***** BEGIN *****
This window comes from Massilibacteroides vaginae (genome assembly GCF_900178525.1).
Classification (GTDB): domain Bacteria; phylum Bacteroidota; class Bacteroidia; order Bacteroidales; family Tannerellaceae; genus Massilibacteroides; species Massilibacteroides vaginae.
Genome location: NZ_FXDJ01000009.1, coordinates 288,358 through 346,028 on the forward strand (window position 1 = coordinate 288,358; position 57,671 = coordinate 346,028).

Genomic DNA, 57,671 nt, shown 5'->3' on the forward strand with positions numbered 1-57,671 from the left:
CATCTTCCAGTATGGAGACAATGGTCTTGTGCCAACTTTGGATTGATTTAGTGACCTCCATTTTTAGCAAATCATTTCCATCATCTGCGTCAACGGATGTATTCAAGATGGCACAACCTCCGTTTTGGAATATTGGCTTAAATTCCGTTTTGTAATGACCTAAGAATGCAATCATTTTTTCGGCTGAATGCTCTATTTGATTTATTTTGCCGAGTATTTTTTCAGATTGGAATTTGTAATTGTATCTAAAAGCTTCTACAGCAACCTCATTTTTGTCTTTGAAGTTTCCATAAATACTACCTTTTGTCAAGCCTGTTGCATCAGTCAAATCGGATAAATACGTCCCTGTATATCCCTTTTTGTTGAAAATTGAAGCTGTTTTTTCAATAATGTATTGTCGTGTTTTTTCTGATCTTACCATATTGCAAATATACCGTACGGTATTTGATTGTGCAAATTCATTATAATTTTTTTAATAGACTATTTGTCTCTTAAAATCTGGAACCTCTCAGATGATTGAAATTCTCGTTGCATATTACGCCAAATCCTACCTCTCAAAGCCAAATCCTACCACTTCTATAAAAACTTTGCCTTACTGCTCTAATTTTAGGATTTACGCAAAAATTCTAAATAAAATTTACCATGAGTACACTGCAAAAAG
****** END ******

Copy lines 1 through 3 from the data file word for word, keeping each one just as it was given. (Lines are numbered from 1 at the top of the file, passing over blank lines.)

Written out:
This window comes from Massilibacteroides vaginae (genome assembly GCF_900178525.1).
Classification (GTDB): domain Bacteria; phylum Bacteroidota; class Bacteroidia; order Bacteroidales; family Tannerellaceae; genus Massilibacteroides; species Massilibacteroides vaginae.
Genome location: NZ_FXDJ01000009.1, coordinates 288,358 through 346,028 on the forward strand (window position 1 = coordinate 288,358; position 57,671 = coordinate 346,028).